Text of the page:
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Calais Port Closed After Protesting Migrants Storm Onto UK-Bound Ferry

A large demonstration in Calais escalated when a group of more than 100 protesters broke away from the main crowd and stormed through the French town's fortified ferry terminal.
Photo via VICE News

A large demonstration to champion the rights of migrants and refugees in the French town of Calais escalated on Saturday afternoon when a group of more than 100 protesters broke away from the main crowd and stormed through the city's fortified ferry port in a bid to get to the Britain.

A group of about 50 people successfully boarded a UK-bound passenger ferry named The Spirit of Britain.

DFDS Seaways, a large Danish ferry company, said on Twitter that the Calais port had been temporarily closed due to a "migrant invasion."


The protest was organized by various activist groups across France and the UK under the larger banner of "Refugees Welcome." Demonstrators marched from the Jungle, the sprawling refugee encampment in Calais, to the coastal city's main square.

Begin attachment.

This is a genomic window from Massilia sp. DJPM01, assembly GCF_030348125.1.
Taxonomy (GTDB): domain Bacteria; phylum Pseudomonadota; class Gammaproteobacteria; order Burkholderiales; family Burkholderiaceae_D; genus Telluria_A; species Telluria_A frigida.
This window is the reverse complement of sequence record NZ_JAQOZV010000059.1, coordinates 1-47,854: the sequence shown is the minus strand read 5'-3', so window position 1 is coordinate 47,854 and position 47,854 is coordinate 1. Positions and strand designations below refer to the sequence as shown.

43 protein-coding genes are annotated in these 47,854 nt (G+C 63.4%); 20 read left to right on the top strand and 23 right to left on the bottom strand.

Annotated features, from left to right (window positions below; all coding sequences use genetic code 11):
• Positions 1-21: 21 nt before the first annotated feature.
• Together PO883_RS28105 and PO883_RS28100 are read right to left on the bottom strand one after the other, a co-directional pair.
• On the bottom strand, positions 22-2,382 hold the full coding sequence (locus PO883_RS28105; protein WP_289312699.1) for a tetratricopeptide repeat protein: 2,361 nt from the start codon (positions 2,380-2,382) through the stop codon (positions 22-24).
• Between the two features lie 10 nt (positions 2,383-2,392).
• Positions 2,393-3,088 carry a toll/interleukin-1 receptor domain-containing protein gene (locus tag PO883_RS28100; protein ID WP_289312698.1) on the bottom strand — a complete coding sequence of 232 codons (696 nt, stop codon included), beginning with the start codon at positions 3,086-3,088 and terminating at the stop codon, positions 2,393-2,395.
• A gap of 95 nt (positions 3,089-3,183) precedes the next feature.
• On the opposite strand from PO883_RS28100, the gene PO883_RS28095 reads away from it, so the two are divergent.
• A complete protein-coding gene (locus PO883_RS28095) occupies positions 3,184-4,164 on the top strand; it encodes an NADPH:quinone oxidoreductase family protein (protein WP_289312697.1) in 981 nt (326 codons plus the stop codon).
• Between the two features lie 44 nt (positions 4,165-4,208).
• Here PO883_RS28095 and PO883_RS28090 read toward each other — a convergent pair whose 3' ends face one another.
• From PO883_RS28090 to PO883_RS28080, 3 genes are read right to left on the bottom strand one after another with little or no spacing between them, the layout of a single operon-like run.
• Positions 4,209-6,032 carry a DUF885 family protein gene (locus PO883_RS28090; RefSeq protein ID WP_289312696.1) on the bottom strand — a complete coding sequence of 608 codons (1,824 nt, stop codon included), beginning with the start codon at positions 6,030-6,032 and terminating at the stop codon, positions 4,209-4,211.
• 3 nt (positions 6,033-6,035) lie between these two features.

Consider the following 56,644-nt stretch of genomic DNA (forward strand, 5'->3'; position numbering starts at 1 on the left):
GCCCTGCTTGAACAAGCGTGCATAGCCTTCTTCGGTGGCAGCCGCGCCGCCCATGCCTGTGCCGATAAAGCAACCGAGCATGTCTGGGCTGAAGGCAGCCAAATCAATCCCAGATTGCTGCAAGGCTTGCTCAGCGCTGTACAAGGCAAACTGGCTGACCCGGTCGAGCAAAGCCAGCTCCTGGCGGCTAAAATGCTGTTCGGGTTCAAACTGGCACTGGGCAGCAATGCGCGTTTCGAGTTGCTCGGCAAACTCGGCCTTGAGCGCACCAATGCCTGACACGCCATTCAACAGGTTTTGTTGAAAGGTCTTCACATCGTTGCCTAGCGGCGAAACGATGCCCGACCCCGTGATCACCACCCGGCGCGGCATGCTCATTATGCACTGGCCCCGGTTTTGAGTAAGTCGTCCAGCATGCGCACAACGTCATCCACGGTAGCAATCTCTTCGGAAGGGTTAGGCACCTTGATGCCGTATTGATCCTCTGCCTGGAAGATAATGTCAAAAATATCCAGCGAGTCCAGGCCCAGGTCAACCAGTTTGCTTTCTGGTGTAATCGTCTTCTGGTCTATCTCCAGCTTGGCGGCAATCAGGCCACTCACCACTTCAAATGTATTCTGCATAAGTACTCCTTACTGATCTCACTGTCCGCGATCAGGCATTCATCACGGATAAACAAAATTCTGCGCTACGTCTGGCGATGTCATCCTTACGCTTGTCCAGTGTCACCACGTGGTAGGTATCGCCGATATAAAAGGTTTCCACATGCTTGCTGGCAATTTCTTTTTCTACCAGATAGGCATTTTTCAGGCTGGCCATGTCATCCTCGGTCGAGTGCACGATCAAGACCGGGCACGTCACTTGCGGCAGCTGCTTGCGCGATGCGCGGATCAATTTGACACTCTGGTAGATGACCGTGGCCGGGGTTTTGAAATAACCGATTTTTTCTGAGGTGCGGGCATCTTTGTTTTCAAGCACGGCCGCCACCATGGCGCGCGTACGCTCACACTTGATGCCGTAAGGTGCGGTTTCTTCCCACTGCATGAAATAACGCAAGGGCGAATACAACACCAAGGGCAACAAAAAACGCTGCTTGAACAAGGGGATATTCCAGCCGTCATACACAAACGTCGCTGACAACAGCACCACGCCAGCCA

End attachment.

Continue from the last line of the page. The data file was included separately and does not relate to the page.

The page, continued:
Related: France Agrees to Build New Camp as Refugees and Migrants in the North Face Winter

The Jungle is now home to more than 5,000 people, many of whom fled war and conflict in their home countries. Elders from the camp were stewarding the protest and liaising with Calais police to ensure the demonstrators followed the organized route.

Video: Hundreds of migrants & refugees break into — Phil Caller (@Phil_Caller)January 23, 2016

At around 4pm, some protesters attempted to leave the central square, easily overwhelming a line of riot police who fired tear gas at them. As the breakaway group ran toward the ferry port, they chanted, "UK! UK! UK!" and "No more Jungle!"

March on Calais to the chant of 'UK UK UK' and 'no jungle' — Ben Ferguson (@FergusonBen)January 23, 2016

Demo reaches central Calais square peacefully — Ben Ferguson (@FergusonBen)January 23, 2016

Earlier in the day, British Labour party leader Jeremy Corbyn visited the two camps in the area and was shocked by the conditions he saw. Speaking at Grand-Synthe, a smaller refugee camp in nearby Dunkirk, Corbyn said, "We have got people here who have been here for months if not longer than that, with no proper education, no access to dentists, limited access to food — in very cold, very wet conditions."

"These conditions are a disgrace anywhere" Corbyn added. "We as human beings have to reach out to fellow human beings."

Related: In Photos: Dunkirk's Refugee Wasteland, Even Worse Than the Calais Jungle

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